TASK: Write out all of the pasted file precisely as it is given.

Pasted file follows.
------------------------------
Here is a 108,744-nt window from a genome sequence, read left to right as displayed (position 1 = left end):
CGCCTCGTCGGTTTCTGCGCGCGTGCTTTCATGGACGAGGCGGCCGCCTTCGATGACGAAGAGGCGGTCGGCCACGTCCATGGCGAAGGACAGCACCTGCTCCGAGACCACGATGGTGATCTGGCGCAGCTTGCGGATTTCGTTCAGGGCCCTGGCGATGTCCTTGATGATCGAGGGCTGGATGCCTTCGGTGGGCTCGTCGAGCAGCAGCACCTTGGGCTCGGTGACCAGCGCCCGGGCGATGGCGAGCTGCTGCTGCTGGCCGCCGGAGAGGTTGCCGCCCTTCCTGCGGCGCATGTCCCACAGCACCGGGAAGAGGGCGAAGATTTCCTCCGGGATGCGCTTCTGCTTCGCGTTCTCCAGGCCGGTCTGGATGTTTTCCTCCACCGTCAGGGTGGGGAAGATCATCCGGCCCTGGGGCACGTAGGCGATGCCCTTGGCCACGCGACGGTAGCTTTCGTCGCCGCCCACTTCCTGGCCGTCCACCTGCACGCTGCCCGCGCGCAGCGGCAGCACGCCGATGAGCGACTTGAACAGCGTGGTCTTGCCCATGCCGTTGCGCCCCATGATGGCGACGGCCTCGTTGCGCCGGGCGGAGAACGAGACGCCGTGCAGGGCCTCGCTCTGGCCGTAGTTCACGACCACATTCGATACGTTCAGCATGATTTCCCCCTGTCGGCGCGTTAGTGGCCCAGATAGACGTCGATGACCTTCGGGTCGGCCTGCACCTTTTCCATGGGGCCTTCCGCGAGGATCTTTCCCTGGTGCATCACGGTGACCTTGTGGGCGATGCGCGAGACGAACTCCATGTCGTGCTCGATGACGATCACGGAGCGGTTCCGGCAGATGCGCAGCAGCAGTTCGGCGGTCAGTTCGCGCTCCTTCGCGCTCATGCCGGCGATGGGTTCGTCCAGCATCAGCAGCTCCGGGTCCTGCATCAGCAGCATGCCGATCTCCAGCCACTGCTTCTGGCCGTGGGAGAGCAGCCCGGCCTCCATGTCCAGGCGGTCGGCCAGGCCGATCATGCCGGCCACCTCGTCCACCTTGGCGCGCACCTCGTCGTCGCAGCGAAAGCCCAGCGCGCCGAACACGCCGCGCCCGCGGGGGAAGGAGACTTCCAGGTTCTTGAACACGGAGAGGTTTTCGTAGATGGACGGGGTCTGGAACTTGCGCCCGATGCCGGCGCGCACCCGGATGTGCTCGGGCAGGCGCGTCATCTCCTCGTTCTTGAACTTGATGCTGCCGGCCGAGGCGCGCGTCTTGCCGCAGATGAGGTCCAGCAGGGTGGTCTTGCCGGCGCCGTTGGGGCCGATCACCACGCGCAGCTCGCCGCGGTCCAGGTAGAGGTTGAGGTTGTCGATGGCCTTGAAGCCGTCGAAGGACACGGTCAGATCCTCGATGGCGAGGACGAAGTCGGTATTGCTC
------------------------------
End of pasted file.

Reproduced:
Here is a 108,744-nt window from a genome sequence, read left to right as displayed (position 1 = left end):
CGCCTCGTCGGTTTCTGCGCGCGTGCTTTCATGGACGAGGCGGCCGCCTTCGATGACGAAGAGGCGGTCGGCCACGTCCATGGCGAAGGACAGCACCTGCTCCGAGACCACGATGGTGATCTGGCGCAGCTTGCGGATTTCGTTCAGGGCCCTGGCGATGTCCTTGATGATCGAGGGCTGGATGCCTTCGGTGGGCTCGTCGAGCAGCAGCACCTTGGGCTCGGTGACCAGCGCCCGGGCGATGGCGAGCTGCTGCTGCTGGCCGCCGGAGAGGTTGCCGCCCTTCCTGCGGCGCATGTCCCACAGCACCGGGAAGAGGGCGAAGATTTCCTCCGGGATGCGCTTCTGCTTCGCGTTCTCCAGGCCGGTCTGGATGTTTTCCTCCACCGTCAGGGTGGGGAAGATCATCCGGCCCTGGGGCACGTAGGCGATGCCCTTGGCCACGCGACGGTAGCTTTCGTCGCCGCCCACTTCCTGGCCGTCCACCTGCACGCTGCCCGCGCGCAGCGGCAGCACGCCGATGAGCGACTTGAACAGCGTGGTCTTGCCCATGCCGTTGCGCCCCATGATGGCGACGGCCTCGTTGCGCCGGGCGGAGAACGAGACGCCGTGCAGGGCCTCGCTCTGGCCGTAGTTCACGACCACATTCGATACGTTCAGCATGATTTCCCCCTGTCGGCGCGTTAGTGGCCCAGATAGACGTCGATGACCTTCGGGTCGGCCTGCACCTTTTCCATGGGGCCTTCCGCGAGGATCTTTCCCTGGTGCATCACGGTGACCTTGTGGGCGATGCGCGAGACGAACTCCATGTCGTGCTCGATGACGATCACGGAGCGGTTCCGGCAGATGCGCAGCAGCAGTTCGGCGGTCAGTTCGCGCTCCTTCGCGCTCATGCCGGCGATGGGTTCGTCCAGCATCAGCAGCTCCGGGTCCTGCATCAGCAGCATGCCGATCTCCAGCCACTGCTTCTGGCCGTGGGAGAGCAGCCCGGCCTCCATGTCCAGGCGGTCGGCCAGGCCGATCATGCCGGCCACCTCGTCCACCTTGGCGCGCACCTCGTCGTCGCAGCGAAAGCCCAGCGCGCCGAACACGCCGCGCCCGCGGGGGAAGGAGACTTCCAGGTTCTTGAACACGGAGAGGTTTTCGTAGATGGACGGGGTCTGGAACTTGCGCCCGATGCCGGCGCGCACCCGGATGTGCTCGGGCAGGCGCGTCATCTCCTCGTTCTTGAACTTGATGCTGCCGGCCGAGGCGCGCGTCTTGCCGCAGATGAGGTCCAGCAGGGTGGTCTTGCCGGCGCCGTTGGGGCCGATCACCACGCGCAGCTCGCCGCGGTCCAGGTAGAGGTTGAGGTTGTCGATGGCCTTGAAGCCGTCGAAGGACACGGTCAGATCCTCGATGGCGAGGACGAAGTCGGTATTGCTC